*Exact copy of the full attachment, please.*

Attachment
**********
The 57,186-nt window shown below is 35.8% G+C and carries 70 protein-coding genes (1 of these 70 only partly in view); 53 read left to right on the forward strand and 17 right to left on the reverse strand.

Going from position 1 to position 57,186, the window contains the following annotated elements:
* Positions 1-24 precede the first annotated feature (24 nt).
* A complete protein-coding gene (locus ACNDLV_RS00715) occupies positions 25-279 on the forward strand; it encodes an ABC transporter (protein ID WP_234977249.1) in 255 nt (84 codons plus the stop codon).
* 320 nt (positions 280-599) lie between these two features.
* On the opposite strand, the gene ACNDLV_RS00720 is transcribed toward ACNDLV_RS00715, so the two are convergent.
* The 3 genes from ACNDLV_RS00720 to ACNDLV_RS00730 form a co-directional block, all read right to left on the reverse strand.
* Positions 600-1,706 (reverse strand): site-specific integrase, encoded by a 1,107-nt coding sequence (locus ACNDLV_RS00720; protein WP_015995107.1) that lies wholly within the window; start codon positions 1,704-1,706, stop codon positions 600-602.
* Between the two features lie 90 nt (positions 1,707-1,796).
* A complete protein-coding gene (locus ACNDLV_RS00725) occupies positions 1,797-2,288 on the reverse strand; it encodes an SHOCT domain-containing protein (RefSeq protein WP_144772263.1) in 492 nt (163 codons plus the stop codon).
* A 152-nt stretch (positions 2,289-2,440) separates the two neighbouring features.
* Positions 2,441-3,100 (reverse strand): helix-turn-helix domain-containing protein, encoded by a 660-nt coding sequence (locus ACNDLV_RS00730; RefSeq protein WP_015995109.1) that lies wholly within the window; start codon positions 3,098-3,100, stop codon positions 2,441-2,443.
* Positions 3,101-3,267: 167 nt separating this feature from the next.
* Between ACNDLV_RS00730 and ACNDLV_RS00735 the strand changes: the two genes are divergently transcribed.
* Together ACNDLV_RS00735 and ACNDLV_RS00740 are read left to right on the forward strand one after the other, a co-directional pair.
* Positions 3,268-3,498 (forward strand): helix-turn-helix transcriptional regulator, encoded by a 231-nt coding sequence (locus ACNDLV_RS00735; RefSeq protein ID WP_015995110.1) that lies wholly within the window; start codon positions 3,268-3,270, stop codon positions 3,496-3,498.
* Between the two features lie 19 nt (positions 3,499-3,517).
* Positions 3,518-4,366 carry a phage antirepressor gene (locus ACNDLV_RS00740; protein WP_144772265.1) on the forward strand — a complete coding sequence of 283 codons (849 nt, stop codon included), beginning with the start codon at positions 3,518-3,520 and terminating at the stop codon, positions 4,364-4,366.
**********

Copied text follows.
The 57,186-nt window shown below is 35.8% G+C and carries 70 protein-coding genes (1 of these 70 only partly in view); 53 read left to right on the forward strand and 17 right to left on the reverse strand.

Going from position 1 to position 57,186, the window contains the following annotated elements:
* Positions 1-24 precede the first annotated feature (24 nt).
* A complete protein-coding gene (locus ACNDLV_RS00715) occupies positions 25-279 on the forward strand; it encodes an ABC transporter (protein ID WP_234977249.1) in 255 nt (84 codons plus the stop codon).
* 320 nt (positions 280-599) lie between these two features.
* On the opposite strand, the gene ACNDLV_RS00720 is transcribed toward ACNDLV_RS00715, so the two are convergent.
* The 3 genes from ACNDLV_RS00720 to ACNDLV_RS00730 form a co-directional block, all read right to left on the reverse strand.
* Positions 600-1,706 (reverse strand): site-specific integrase, encoded by a 1,107-nt coding sequence (locus ACNDLV_RS00720; protein WP_015995107.1) that lies wholly within the window; start codon positions 1,704-1,706, stop codon positions 600-602.
* Between the two features lie 90 nt (positions 1,707-1,796).
* A complete protein-coding gene (locus ACNDLV_RS00725) occupies positions 1,797-2,288 on the reverse strand; it encodes an SHOCT domain-containing protein (RefSeq protein WP_144772263.1) in 492 nt (163 codons plus the stop codon).
* A 152-nt stretch (positions 2,289-2,440) separates the two neighbouring features.
* Positions 2,441-3,100 (reverse strand): helix-turn-helix domain-containing protein, encoded by a 660-nt coding sequence (locus ACNDLV_RS00730; RefSeq protein WP_015995109.1) that lies wholly within the window; start codon positions 3,098-3,100, stop codon positions 2,441-2,443.
* Positions 3,101-3,267: 167 nt separating this feature from the next.
* Between ACNDLV_RS00730 and ACNDLV_RS00735 the strand changes: the two genes are divergently transcribed.
* Together ACNDLV_RS00735 and ACNDLV_RS00740 are read left to right on the forward strand one after the other, a co-directional pair.
* Positions 3,268-3,498 (forward strand): helix-turn-helix transcriptional regulator, encoded by a 231-nt coding sequence (locus ACNDLV_RS00735; RefSeq protein ID WP_015995110.1) that lies wholly within the window; start codon positions 3,268-3,270, stop codon positions 3,496-3,498.
* Between the two features lie 19 nt (positions 3,499-3,517).
* Positions 3,518-4,366 carry a phage antirepressor gene (locus ACNDLV_RS00740; protein WP_144772265.1) on the forward strand — a complete coding sequence of 283 codons (849 nt, stop codon included), beginning with the start codon at positions 3,518-3,520 and terminating at the stop codon, positions 4,364-4,366.